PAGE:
How to Get Help with a Separation Agreement
Having your separation agreement in writing is the best idea because then it can become part of the divorce decree and the court can help make sure both you and your spouse follow the separation agreement after the divorce. It is very important that you and your spouse have the proper legal advice about the terms of your agreement on the issues laid out above. Especially as a military family, there are rights, benefits, and protections you need to understand before you sign any agreement because after you sign a separation agreement, it could be too late for an attorney to fix any places that you have signed away these rights, benefits, and protections.
Our Hampton Roads military divorce attorneys frequently hear from people who have a divorce decree but are seeking to go back to court because they are dissatisfied. When parties attempt to draft their own written separation agreement, referred to as a “Marital Settlement Agreement” (MSA), there are many issues that can arise. The language in the separation agreement might be imprecise, so the separation agreement does not actually reflects the parties’ “meeting of the minds” on particular issues. In other situations, the separation agreement might be silent on details that later create conflict and ambiguity. When the agreement is inaccurate or misleading, contentious and expensive litigation can be the unavoidable result.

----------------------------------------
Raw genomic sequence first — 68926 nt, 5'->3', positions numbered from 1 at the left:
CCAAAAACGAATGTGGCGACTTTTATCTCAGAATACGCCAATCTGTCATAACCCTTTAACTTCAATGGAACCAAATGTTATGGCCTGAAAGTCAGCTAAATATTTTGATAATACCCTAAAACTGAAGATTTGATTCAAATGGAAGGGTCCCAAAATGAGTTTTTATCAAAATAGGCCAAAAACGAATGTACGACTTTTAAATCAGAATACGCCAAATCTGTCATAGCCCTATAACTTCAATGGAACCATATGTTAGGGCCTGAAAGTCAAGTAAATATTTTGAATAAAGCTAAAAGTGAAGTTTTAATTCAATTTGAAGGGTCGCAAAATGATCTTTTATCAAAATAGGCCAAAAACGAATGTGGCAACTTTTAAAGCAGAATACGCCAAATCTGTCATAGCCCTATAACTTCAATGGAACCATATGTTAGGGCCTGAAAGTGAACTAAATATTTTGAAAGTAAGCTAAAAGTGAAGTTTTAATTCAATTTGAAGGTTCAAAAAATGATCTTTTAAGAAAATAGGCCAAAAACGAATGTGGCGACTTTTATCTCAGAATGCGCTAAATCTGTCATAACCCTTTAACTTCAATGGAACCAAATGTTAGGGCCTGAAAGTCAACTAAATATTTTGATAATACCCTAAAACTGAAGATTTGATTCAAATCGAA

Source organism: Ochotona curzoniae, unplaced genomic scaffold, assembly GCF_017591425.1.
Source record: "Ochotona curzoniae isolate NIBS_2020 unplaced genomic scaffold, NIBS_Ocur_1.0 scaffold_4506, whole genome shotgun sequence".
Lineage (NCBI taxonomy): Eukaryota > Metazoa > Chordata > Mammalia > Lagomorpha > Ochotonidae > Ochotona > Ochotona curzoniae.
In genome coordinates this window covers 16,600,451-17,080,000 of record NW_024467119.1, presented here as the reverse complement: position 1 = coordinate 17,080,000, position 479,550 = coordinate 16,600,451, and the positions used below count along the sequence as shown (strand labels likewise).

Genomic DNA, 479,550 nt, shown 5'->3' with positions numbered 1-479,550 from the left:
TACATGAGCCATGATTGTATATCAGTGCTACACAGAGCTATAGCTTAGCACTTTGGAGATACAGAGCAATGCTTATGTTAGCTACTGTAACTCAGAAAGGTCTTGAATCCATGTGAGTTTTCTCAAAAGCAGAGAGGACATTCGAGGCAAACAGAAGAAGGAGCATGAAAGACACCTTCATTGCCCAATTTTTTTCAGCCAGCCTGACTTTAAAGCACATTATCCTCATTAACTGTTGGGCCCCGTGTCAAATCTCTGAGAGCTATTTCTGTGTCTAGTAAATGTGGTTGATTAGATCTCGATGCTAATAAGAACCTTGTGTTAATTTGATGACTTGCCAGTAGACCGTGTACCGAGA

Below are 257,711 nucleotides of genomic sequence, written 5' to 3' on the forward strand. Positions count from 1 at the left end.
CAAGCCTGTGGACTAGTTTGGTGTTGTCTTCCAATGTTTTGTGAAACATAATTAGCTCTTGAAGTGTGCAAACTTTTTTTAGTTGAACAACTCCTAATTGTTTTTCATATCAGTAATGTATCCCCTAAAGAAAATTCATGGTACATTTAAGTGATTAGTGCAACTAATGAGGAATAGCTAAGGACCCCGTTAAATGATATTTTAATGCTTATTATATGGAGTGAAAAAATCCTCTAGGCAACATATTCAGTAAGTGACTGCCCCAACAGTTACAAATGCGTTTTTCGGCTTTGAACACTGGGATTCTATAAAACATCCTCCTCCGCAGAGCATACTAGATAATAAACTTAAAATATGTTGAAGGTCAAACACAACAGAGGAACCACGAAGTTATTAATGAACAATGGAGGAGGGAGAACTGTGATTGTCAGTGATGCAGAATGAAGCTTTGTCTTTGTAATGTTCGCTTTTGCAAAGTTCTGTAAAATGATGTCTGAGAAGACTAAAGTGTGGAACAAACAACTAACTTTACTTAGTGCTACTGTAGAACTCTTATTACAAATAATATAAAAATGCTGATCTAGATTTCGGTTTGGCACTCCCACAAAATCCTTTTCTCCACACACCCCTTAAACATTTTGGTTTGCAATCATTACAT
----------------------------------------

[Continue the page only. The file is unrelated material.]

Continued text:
Another common scenario we see when divorcing parents attempt to craft their own MSA is the inclusion of terms that can be or are unenforceable. For example, parents might agree to a parenting plan that excuses the obligation to pay child support. Because children have the right to receive financial support from both parents, the right to child support cannot be waived by the parents. There are numerous other arrangements that might not be enforceable, so it is important to make sure your separation agreement is drafted by an experienced Virginia marital dissolution lawyer.
The worst scenario involves a MSA that is approved as part of the judgment which later becomes unfair because certain issues were not considered. If the financial arrangements in the MSA are determined to be unenforceable or one of the parties fails to comply with a requirement, such as refinancing of a loan on the family residence, the fairness of the entire separation agreement can be impacted. The spouse who gave up equity in the home based on an assurance the other party would refinance the home might be unable to qualify to buy a new house following the divorce. Our lawyers at The Military Family Divorce Center review the terms of an MSA to identify potential problems that could later make the separation agreement profoundly unfair.